KANSAS CITY, Mo. — For Kansas City native Savannah Miller, it’s been a busy few weeks – getting back from teaching in Europe and getting ready for her senior year at the University of Arkansas.
She’s also just completed performing at the World Baton Twirling Championships earlier this month in Florida.
Miller took home a silver medal in the senior women’s freestyle event, her highest finish in this style of twirling which includes gymnastics.
She’s not a stranger to the medal platform though, as she’s won multiple national and international titles in a form of twirling that doesn't involve gymnastics.
“This is kind of a new challenge for me,” Miller said in a SKYPE interview. “It’s something to really push me and grow as a twirler.”
Miller has grown-up with a baton in her hand.
She started twirling at a Kansas City, Missouri dance studio when she was three and started performing at a national level just a year later.
When Miller was 9 years old, she took her performances to the world’s stage.
Many Kansas City residents might have seen Miller before, as she’s performed at Kansas City Royals games, Kansas City Brigade games and during her high school career at St. Thomas Aquinas in Overland Park.
In order to compete in this month’s World Baton Twirling Championships, Miller first had to qualify, which she did back in March.
But she and her coaches quickly realized her qualifying routine wasn’t going to be good enough to compete at the next level.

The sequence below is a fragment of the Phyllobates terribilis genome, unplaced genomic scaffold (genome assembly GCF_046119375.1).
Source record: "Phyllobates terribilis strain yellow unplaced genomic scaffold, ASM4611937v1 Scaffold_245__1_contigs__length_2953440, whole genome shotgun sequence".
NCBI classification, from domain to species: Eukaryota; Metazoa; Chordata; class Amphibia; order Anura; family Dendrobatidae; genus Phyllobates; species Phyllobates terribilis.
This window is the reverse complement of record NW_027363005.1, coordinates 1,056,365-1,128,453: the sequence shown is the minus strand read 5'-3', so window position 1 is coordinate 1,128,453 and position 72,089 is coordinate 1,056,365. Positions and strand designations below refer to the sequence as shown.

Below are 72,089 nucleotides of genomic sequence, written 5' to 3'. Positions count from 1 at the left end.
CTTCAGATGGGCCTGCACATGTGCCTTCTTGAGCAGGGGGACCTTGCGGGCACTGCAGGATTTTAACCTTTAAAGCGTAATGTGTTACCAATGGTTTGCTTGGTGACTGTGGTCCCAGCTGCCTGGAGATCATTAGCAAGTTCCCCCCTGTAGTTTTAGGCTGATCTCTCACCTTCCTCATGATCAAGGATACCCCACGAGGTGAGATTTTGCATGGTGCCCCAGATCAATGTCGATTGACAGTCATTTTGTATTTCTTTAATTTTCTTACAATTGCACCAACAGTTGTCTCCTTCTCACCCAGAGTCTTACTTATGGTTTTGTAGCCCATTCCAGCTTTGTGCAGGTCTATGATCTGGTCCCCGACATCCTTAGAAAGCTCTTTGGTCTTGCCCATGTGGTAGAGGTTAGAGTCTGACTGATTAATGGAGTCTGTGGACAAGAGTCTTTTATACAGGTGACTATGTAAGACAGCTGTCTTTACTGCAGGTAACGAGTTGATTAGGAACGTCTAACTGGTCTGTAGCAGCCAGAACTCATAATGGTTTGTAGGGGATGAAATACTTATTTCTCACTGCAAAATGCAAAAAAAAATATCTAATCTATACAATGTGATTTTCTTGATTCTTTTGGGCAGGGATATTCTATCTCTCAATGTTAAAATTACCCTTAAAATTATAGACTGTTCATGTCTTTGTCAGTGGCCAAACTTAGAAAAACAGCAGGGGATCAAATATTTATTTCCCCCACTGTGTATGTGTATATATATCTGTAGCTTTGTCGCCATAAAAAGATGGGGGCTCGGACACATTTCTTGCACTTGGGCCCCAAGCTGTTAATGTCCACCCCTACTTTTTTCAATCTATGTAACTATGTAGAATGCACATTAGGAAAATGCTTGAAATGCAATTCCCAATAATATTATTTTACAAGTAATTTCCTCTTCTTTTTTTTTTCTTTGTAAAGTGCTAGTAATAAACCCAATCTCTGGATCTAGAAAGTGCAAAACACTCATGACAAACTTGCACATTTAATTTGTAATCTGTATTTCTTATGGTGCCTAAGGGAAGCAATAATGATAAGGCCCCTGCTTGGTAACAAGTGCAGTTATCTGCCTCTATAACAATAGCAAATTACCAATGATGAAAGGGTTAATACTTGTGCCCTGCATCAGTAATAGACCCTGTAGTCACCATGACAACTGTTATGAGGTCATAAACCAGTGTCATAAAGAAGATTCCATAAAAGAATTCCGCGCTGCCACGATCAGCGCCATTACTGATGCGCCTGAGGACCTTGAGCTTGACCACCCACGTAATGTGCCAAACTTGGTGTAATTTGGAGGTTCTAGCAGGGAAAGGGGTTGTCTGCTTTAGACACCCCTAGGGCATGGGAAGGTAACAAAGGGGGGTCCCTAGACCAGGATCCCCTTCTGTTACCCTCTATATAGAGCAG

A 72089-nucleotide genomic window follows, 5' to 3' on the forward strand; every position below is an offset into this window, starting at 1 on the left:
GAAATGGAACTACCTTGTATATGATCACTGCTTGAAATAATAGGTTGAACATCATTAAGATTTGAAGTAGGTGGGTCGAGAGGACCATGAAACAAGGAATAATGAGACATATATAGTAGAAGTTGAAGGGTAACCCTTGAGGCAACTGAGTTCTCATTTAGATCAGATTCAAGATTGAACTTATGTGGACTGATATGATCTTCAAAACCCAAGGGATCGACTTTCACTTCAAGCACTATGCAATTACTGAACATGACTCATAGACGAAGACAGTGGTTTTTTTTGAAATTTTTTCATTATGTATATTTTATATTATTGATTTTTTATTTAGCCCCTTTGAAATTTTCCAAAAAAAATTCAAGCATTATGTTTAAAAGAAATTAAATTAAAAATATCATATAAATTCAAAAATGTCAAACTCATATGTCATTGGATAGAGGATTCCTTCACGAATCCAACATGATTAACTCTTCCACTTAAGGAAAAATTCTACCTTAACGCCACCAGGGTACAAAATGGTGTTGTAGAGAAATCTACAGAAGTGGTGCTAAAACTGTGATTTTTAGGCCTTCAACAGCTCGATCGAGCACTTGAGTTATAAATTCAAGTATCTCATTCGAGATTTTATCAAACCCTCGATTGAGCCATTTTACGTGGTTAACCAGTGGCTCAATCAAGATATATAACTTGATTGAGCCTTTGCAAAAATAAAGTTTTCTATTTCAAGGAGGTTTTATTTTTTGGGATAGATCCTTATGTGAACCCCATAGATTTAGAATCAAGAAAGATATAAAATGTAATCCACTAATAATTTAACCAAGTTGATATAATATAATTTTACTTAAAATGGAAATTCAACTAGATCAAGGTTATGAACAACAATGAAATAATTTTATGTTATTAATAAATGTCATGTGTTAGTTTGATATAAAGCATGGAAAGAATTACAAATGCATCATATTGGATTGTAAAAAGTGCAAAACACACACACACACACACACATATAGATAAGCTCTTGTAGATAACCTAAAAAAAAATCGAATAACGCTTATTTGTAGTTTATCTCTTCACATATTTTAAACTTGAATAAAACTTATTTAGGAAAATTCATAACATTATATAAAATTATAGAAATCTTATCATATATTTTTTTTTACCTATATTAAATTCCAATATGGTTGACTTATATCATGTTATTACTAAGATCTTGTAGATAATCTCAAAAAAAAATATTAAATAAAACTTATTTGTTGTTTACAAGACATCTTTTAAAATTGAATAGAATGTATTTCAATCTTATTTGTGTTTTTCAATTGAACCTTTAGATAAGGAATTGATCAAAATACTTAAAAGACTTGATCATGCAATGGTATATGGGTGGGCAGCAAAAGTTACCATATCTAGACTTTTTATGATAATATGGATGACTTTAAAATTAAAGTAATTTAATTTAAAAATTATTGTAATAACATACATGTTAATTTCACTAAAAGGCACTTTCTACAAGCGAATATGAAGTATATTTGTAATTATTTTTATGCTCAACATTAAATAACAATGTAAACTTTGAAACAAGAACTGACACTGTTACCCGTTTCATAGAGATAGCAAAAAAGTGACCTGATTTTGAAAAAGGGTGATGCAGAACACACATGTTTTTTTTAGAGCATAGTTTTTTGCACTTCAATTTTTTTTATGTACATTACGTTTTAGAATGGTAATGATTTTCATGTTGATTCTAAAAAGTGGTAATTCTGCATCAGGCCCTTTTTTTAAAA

“We made a huge decision and decided to take a risk,” she said. “We wanted to show a completely different side of me.”
Miller and her team set to work to find a new song and routine.
Eventually, they stumbled upon a version of “Amazing Grace” by Leann Rimes on YouTube one afternoon and decided that was music, but that was the easy part.
Balancing an 18-hour college class schedule, Miller took to the gym to perfect the routine, sometimes arriving at 4 a.m. to have time to practice before class.
“I don’t think I saw anybody but my baton and the people at the gym,” Miller said of the long days at the gym. “It’s a lot more intense than people think it is.”
The work paid off, but it wasn’t until July that everything came together.
Miller’s toughest trick in the routine was something called quad illusion, and it was the first big trick of her routine. In the trick, Miller tossed the baton in the air – more than 40 feet high – and before it came back down, she had to do four illusions and catch the baton before it hit the ground.
It’s a new trick not only for Miller but also for the sport.
Miller first pulled off the trick only a couple weeks before the championship.
“That trick was really nerve-wracking for me,” she said, adding that some of the gyms she’d practice in weren’t even high enough for the toss.
Two weeks after her silver medal performance, video her routine on Facebook has been watched more than 3 million times.
As for what’s next, Miller doesn’t rule out returning to the next World Championships to try for a gold medal, but in the meantime, she’s planning a six-month study-abroad program in Rome and graduating from Arkansas where she’s studying broadcast journalism.
And she wants to remain active as dance and baton twirling coach and choreographer.